Social commerce sparks shopping revolution

20. March 2023, MAXFIVE

How barriers are overcome and purchases are made even faster and easier.


e commerce
social commerce

Now that people have long since ceased to wonder whether someone has bought something based on a Facebook or Insta recommendation, the question is now how often they do so. And this is exactly where the new trend of social commerce enters the picture. Right at the point where people are most often found: on social media.

But first, there’s a few terms that we need to clear up: what is the difference between e-commerce, social media, social commerce, social selling and social shopping?

Social commerce specifics

As the name suggests, social commerce links social media and e-commerce. Instead of merely inspiring users on social networks to go on and make a purchase in their online shop, brands use social commerce to map the entire customer journey within their own social media platform: from the initial moment of attention and crystallising interest, to gathering information during the weighing-up phase and setting purchase incentives through to the actual purchase. And beyond that, customers have access to support, can give feedback and share their experiences with other community members via social media.

Influencers play a particularly important role because they give brands a helping hand with the sales process.

Influencers can integrate products or services into their content and drive the purchase process by providing links. Highly trusted by their followers, they are always on the lookout for the latest trends. So it’s easy to see why influencer marketing is tailor-made for social commerce.

Social shopping trip

ne thing is certain: social commerce is on the rise. Instagram, Facebook, TikTok and all the rest of them are already tinkering with various exciting ideas for a new shopping experience.

1. Live shopping (aka live stream shopping)

The principle of live shopping has lots of parallels with teleshopping, a model whereby a presenter introduces products that can be bought during a television broadcast. But live shopping plays out via the company’s own website, apps and social platforms. Merchants like Amazon and Alibaba have also taken steps to integrate the new format. Live shopping formats are also much more interactive, as viewers can actively participate by adding comments, giving likes, taking part in polls and even asking questions in real time. On an engagement level, these interactions strengthen the bond between customers and the company while helping to deepen trust – transforming customers into brand ambassadors into the bargain.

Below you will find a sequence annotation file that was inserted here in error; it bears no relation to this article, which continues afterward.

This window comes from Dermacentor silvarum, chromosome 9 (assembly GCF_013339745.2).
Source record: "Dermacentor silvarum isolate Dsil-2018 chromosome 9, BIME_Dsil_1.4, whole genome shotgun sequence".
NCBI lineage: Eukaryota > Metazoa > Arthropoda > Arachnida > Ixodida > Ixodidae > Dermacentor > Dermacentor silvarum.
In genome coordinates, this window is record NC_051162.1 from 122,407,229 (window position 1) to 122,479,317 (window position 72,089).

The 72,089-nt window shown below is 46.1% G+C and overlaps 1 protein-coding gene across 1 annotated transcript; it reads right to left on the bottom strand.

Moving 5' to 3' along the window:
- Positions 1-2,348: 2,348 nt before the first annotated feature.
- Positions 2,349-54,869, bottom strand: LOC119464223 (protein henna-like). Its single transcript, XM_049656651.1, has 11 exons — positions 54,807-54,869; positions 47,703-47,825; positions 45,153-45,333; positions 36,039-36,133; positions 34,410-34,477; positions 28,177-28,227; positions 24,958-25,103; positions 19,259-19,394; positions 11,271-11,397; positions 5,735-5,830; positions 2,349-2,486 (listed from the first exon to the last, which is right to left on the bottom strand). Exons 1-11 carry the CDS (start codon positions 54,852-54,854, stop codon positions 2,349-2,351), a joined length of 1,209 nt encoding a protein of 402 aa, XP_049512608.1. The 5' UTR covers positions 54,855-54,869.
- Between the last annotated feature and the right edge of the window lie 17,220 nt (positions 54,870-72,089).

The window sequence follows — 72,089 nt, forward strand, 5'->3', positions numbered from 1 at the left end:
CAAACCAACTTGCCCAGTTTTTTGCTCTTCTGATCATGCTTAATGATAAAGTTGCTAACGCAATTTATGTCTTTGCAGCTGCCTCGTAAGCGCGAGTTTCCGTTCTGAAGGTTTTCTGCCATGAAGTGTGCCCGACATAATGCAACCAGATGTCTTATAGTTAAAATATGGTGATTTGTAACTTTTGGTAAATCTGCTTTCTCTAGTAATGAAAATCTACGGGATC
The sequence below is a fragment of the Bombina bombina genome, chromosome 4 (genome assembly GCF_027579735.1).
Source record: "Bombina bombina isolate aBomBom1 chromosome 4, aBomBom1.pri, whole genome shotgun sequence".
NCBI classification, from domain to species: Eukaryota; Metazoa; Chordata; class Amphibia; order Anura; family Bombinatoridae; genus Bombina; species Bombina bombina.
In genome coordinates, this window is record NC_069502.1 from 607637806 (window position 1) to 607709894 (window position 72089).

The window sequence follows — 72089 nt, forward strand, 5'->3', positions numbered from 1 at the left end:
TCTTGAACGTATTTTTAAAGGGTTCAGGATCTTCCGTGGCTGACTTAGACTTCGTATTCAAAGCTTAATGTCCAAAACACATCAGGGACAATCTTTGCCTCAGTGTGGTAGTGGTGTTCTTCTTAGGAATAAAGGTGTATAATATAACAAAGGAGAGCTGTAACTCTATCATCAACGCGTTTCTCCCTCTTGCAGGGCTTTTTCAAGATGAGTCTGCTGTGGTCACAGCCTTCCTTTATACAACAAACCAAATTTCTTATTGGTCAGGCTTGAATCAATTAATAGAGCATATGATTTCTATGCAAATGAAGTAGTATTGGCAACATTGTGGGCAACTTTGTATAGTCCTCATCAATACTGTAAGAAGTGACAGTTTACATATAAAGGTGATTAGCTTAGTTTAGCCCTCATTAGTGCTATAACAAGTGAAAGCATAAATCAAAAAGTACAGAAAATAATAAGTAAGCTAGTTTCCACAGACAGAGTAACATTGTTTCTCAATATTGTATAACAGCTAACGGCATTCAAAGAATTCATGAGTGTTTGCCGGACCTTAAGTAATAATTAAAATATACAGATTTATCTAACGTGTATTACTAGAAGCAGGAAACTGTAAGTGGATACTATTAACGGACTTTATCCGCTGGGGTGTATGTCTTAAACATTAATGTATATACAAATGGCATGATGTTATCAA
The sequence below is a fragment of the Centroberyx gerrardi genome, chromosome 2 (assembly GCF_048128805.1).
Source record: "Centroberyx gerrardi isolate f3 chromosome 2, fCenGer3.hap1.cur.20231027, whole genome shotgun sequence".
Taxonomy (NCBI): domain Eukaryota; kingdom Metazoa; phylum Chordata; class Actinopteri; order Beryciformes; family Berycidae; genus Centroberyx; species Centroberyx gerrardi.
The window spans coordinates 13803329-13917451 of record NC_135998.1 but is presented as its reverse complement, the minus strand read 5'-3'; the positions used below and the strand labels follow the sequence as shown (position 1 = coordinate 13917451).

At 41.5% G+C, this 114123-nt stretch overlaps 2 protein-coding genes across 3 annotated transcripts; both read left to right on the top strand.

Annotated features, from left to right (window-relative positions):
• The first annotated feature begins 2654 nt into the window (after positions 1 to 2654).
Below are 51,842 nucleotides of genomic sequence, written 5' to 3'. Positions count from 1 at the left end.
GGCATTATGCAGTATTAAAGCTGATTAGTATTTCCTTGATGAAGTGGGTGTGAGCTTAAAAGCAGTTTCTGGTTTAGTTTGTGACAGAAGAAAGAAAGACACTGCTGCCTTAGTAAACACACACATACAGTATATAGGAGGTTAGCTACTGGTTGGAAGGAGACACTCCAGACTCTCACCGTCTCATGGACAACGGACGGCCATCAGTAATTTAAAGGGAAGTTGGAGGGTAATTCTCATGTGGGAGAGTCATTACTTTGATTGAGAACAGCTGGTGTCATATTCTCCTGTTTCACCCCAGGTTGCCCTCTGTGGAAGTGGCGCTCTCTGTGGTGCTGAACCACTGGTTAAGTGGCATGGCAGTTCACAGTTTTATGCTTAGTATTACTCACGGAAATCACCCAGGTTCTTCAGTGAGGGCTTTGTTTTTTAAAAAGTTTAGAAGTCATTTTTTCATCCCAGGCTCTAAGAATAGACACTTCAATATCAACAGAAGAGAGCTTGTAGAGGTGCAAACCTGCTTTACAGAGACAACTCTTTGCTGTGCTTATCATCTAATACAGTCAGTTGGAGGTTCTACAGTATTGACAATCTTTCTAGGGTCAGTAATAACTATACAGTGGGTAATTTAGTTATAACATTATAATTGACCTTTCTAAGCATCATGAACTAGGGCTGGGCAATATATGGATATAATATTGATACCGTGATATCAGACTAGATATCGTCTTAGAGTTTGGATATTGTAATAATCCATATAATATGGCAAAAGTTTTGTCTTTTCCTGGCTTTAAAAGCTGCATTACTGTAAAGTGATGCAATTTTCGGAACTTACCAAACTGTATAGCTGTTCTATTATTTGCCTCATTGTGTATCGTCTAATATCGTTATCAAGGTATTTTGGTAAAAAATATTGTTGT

In China, 10% of all online purchases are now made via live video. And the trend has already arrived in Austria and Germany. More and more companies are using the interactive live format,  including established brands such as Otto or BIPA.  BIPA was one of the first companies in Austria to start live shopping , and MAXFIVE was able to support the further development of the live format: For example with setting organization, moderation and live stream. And because the world keeps turning, a new shopping format is already in the works: Online from mid-March.

2. Shopping via direct messages

In future, users will be able to write to companies even more directly with new Facebook Messenger, WhatsApp or Instagram Direct messaging buttons. Put simply, products are showcased in chats and – ideally – also purchased there, too. As an additional bonus, customers can ask questions and call for assistance.

3. Facebook-Shops

Facebook Shops and Instagram Shops are shopping experiences that are designed primarily for use on mobile devices. Free of charge, the service is a low-barrier way for businesses to set up online shops on Facebook and Instagram. As for stores, the entrepreneur can decide which items to present, share the brand story at the same time and sell the products with just a few clicks, either through in-app solutions or by redirecting them to the website. Oatsome is a great example of how small businesses can use social commerce to their advantage. The German start-up (which sells powdered smoothie bowls for customers to mix at home) has focused on selling on social media from the outset.

4. Curated Shopping

Curated shopping is a concept that supplements the online shopping experience with individual and personal advice. First, customers specify their requirements before being sent a selection of products based on a consultation. Having gained traction in America, the curated shopping trend first came to Europe in 2013. Outfittery, probably a name that most people are familiar with, has long specialised in business-style menswear. The idea behind it all was to spare men from having to go clothes shopping.

Huge global potential of social commerce

It’s impossible to imagine life without social media – Facebook, Instagram and the like are our constant companions. So it was only logical that these platforms would wake up to their potential beyond purely private use: now they are increasingly being used for shopping, with the lines between entertainment and sales continuing to blur. Social commerce offers enormous opportunities particularly as its frontiers are continuously expanding, and work to make it faster and easier to use never stops. A new study published by consulting company Accenture shows that it expects the social commerce industry to grow to USD 1.2 trillion worldwide by 2025. Generations Y and Z will be responsible for 62% of social commerce spending. By 2025, the most frequently purchased items will be clothing (18%), consumer electronics (13%) and home textiles (7%).

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